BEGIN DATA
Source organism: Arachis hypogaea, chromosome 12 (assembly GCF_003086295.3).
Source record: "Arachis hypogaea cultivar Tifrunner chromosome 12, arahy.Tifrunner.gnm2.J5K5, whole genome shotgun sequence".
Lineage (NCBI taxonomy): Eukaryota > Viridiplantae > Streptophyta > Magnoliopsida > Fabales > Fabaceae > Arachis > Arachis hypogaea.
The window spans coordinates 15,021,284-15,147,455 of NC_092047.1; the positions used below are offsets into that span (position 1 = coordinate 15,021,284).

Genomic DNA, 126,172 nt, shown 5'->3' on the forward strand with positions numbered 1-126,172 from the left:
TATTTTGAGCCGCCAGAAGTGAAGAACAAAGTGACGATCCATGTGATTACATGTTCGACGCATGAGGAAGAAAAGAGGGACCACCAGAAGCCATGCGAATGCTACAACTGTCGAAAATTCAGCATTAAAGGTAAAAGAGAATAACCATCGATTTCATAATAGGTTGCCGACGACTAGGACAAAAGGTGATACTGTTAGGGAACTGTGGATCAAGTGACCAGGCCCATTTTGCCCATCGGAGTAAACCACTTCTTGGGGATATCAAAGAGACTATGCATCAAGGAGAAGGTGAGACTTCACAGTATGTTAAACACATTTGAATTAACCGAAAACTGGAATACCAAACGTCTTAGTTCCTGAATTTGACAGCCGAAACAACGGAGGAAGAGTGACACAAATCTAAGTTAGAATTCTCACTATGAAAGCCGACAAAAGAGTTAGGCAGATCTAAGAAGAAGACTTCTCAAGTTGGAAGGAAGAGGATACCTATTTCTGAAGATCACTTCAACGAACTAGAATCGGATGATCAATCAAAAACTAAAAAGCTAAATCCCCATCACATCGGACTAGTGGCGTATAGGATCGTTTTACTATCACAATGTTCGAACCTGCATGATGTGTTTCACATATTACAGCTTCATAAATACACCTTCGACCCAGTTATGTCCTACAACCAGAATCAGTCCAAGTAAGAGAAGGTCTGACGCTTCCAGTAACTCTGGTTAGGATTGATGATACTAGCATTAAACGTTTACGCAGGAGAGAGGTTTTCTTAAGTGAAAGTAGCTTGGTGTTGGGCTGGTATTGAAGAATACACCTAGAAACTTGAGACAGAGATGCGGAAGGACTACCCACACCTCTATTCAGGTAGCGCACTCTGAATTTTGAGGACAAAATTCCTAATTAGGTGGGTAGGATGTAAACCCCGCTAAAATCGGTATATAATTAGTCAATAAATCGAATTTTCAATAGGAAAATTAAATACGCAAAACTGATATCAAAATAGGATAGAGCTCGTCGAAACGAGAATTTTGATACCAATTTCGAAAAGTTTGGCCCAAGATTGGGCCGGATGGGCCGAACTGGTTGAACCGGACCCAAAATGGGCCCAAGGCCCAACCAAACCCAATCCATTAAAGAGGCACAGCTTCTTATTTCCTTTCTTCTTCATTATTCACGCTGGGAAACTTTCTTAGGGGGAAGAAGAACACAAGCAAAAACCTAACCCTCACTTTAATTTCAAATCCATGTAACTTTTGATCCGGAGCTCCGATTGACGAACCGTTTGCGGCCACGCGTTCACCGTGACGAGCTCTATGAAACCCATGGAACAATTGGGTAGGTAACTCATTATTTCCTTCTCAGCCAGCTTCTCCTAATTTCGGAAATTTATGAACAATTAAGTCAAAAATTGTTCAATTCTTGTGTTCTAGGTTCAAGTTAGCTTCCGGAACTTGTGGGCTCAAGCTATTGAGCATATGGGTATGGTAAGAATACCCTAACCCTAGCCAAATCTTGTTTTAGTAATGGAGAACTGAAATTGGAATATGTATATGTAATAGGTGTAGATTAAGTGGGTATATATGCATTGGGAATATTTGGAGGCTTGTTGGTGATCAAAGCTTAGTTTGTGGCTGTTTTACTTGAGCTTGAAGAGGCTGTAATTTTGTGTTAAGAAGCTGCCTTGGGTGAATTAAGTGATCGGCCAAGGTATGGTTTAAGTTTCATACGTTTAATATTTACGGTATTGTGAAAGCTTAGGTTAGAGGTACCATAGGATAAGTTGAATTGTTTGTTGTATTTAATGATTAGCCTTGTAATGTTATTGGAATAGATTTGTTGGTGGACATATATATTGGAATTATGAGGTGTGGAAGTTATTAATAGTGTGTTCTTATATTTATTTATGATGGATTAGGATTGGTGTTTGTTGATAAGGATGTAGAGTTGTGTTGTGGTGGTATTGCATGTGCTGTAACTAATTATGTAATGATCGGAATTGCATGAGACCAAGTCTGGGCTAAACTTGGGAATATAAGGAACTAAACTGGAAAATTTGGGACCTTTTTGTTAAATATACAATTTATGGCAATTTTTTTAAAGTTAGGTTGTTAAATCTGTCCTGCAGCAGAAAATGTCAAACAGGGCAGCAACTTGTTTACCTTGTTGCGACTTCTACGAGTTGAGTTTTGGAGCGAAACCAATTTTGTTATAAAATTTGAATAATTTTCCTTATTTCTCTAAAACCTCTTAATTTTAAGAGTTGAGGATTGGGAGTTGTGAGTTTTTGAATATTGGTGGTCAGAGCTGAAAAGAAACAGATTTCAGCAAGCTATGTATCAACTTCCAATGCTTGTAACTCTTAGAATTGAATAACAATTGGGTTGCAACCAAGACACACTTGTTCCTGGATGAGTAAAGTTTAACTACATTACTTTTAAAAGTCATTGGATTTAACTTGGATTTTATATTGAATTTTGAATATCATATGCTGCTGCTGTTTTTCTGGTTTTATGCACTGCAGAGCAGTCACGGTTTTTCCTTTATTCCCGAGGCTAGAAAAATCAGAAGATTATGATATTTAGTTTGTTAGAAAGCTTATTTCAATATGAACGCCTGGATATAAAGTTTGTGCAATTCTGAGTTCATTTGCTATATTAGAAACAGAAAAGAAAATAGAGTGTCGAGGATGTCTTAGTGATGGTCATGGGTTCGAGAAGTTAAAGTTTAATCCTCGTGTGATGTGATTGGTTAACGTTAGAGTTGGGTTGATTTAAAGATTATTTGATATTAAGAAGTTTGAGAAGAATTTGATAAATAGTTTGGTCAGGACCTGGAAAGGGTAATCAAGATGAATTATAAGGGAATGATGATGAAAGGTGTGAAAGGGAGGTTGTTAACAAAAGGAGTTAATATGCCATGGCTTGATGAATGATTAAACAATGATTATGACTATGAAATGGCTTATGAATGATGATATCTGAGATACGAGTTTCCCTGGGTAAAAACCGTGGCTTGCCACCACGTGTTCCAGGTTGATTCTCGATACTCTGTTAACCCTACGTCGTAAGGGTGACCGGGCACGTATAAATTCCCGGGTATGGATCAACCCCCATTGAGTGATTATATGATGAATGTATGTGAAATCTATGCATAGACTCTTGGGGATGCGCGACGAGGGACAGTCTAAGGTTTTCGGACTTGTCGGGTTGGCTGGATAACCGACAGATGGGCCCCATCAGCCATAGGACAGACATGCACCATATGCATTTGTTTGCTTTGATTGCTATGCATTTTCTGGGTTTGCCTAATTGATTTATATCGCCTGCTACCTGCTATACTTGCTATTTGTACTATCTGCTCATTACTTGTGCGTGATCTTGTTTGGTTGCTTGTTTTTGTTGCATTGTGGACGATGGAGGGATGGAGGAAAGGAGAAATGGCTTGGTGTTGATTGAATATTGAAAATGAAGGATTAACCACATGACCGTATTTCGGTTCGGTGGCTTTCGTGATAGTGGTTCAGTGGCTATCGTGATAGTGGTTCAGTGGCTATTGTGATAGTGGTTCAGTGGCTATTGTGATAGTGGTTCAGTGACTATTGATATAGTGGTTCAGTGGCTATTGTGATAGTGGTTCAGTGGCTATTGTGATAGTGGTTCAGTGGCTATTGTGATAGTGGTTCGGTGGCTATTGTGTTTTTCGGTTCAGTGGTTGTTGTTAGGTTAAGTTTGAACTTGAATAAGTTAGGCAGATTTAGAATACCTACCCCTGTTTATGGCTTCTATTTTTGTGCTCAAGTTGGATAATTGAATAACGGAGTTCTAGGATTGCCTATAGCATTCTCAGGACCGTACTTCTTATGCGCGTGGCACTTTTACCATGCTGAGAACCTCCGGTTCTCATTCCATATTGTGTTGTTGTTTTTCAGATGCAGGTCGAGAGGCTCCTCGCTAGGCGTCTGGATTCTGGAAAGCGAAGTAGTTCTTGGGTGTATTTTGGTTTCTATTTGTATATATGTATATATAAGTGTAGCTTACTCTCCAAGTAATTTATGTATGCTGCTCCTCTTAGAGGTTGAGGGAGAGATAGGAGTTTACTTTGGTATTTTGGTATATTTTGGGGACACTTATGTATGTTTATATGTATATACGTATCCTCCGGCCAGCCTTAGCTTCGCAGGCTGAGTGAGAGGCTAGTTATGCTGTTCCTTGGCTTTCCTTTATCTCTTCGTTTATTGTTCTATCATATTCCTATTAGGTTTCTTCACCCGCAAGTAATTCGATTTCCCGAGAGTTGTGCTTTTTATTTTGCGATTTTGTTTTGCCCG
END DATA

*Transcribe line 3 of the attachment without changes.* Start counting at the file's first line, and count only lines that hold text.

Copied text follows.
Lineage (NCBI taxonomy): Eukaryota > Viridiplantae > Streptophyta > Magnoliopsida > Fabales > Fabaceae > Arachis > Arachis hypogaea.